Posts tagged companies
President of the Boulder Chamber John Tayer, explains the Business Services, Advocacy and the Economic Vitality they provide in the city of Boulder. John talks about the members who join the Chamber and ways the Boulder Chamber can connect them others to help build their business, as well he explains some of the local policies the Chamber takes a role in developing in the community and some of the networking events the Chamber hosts where business voices can be shared with others. He talks with Boulder channel 1 CEO Jann Scott See more Boulder channel 1 videos on the Boulder Chamber Here . If you or your company would like a video like this see Boulder channel 1 Advertising Agency Services
Boulder Channel 1 produces TV commercials for our cable television show and the web. We do this for companies who advertise with us. We not only promote but help with various aspects of business, including getting them on television the internet, web design and graphics, as well as promoting special events or sales ads. Our TV commercials can be seen here. They vary from 5, 10, 15, 30 and 60 second commercials. We produce these at no charge to our advertisers and they appear exclusively on our channels.
Boulder Channel 1 Advertising
PO Box 869,
Boulder Colorado 80302
Phone: (303) 447-8531
Find all of our commercials here: http://c1n.tv/commercials/
Boulder Chamber’s office
at 2440 Pearl St.,
Boulder, CO 80302.
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Boulder Chamber members: Why Social Media is not the great savior of your company: or I just don't get it...and you're right!
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#BSW15 George Hardwick is blogging for Boulder Channel 1 during Boulder Starup Week. Look for George on Twitter @BoulderCh1News #BSW15 . Also on Facebook Boulder Channel 1. Follow George all day right here for his reports. He is a creative writing student finishing his degree at University of Colorado at Boulder. He loves being outdoors, rock climbing, skiing, mountain biking, and just about anything else that involves a lot of adrenaline. And he is a home brewer. Call George for an interview: 518-649-6446 C1N.TV’s StartUp TV series serves the International Startup community. We focus on Start-Up entrepreneurs and new technology coming in the local business community as well we visit events and meet-ups where we not only write and promote but we also take part of. On top of that we also produce videos to spotlight your business in our Start-Up TV Special which plays on cable broadcast and online here.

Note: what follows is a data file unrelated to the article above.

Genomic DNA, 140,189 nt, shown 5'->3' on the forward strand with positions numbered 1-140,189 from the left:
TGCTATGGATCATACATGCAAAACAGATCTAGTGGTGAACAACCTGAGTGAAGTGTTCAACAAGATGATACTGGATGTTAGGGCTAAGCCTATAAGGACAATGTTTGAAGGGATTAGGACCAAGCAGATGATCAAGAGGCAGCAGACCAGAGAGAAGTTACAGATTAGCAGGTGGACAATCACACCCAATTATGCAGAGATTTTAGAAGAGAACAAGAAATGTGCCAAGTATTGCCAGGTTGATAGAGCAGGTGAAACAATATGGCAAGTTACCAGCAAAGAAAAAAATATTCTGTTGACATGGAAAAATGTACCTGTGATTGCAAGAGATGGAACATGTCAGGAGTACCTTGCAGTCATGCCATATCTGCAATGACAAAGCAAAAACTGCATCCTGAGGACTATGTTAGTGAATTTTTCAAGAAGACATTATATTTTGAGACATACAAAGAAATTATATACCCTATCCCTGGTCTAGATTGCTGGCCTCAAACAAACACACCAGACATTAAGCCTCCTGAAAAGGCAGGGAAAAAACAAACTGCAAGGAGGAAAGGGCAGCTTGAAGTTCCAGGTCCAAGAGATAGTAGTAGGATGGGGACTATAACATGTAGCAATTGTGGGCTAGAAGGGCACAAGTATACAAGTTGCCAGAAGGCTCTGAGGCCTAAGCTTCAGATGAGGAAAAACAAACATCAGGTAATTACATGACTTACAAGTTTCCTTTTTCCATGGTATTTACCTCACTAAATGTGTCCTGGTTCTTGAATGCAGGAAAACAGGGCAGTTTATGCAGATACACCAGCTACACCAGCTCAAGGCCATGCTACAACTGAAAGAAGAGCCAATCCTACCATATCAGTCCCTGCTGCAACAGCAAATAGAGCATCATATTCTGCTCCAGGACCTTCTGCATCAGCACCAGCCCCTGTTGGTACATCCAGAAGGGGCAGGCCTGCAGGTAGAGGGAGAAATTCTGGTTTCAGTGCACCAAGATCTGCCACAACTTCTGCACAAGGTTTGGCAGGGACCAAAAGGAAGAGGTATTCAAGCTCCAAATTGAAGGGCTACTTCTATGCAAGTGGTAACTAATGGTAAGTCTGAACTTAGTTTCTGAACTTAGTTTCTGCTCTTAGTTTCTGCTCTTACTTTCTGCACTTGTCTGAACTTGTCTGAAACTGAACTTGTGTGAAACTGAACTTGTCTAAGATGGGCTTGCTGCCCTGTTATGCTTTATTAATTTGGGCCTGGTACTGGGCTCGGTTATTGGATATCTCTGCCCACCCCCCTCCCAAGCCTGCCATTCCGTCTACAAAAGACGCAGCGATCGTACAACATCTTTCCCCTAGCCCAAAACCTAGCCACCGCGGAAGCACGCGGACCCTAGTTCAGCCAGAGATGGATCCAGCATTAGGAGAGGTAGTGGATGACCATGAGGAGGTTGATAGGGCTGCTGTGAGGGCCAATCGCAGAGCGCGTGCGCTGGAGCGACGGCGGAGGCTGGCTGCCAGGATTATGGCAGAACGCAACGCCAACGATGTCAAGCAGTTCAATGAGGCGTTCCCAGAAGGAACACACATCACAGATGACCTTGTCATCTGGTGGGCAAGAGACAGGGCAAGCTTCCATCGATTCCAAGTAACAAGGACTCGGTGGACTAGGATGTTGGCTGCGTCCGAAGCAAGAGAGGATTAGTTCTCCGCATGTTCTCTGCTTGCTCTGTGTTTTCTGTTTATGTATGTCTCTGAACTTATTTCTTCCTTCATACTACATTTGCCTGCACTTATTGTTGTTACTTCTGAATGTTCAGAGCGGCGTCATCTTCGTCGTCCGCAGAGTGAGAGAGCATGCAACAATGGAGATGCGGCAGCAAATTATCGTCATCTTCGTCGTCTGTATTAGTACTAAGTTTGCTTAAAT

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Join this workshop: for entrepreneurs serious about succeeding. Come spend a day with local industry experts to learn about how to put your ideas into action. A full-day workshop for idea-phase or established entrepreneurs passionate about thriving in their industry.
So You Wanna Be An Entrepreneur? Is offered Thursday, November 13th, 2014 from 9 a.m. until 4 p.m. and concludes with a cocktail hour from 4 p.m. until 5 p.m. The one-day only workshop is offered at the office of Red Idea Partners located in Suite 106 at 4760 Walnut St., Boulder, CO. Class is strictly limited in size for the one-day cost of $295.
Ross Shell, Founder and CEO of Red Idea Partners, has successfully guided dozens of companies through the myriad of issues business owners face. This workshop is the ideal opportunity to save time and resources with guidance from local business experts.
“This is an incredible opportunity for anyone who has an idea floating around in their head that wants to put it into action. We deeply believe in the incredible possibilities and magic generated by ideas, ingenuity and unlimited human potential,” Shell says.
The information-packed day is awash with classes including: Mission, Vision and Values with instructor and Red Idea partner Dave Hunter, also the former CEO of BI, Inc.; Persistence and Gutting it Out taught by Garvin Jabusch, Chief Investment Officer at Green Alpha Advisors; Legal 101 with Matt Bonoma, Partner and Food Practice Director at Red Idea Partners and Valuation, Pitching and Fundraising taught by Ross Shell, Founder and CEO of Red Idea Partners.
About Red Idea Consulting and Venture Works
Red Idea Consulting and Venture Works consults, invests, and joint ventures with entrepreneurs with promising ideas and start-up businesses in the food, beverage, consumer, and technology sectors. Red Idea’s mantra is “vibrant thinking” and the partners believe that entrepreneurial success comes from hard work, talented teams, common sense, realism, enthusiasm, focus and flexibility. Red Idea’s vision is to build an enduring firm of national caliber while helping build successful, profitable brands.
WE SHOULDN’T! Let the profiteers who cause the problems pay.
FOR BUZZFLASH AT TRUTHOUT
(Photo: Cls 14)
If an oil or coal firm releases toxic chemicals that poisons every living thing it touches (Freedom Industries) and sends thousands of residents to the hospital from lethal exposure, (read Truthout’s Editor William Rivers Pitt’s recent pieces Diary of a Dying Country and The Poisoner’s Reckoning), U.S. government officials not only will pat the oil-coal thugs on the back, they’ll hand over a check worth millions of tax dollars for cleanup fees. And if that isn’t insulting enough for you, the insurance companies will also allegedly pay the dirty energy oligarchs again for the same amount.
No criminal charges, no one goes to jail, and to add insult to injury, they’re actually paid twice for contaminating our drinking water, for putting thousands of Americans in the hospital from toxic poisoning, and for turning communities into real estate nightmares.
The insurance settlements represent a drop in the bucket to oil companies that receive close to a trillion dollars a year combined in profits, but those extra millions that the oil firms pocket can make a significant difference for cash-strapped states. It’s like stealing a tiny piece of candy from a baby when your store is spilling over with tons of sweets.
Why are we, the taxpayers, paying for the oil oligarchs’ hazardous toxic messes in the first place?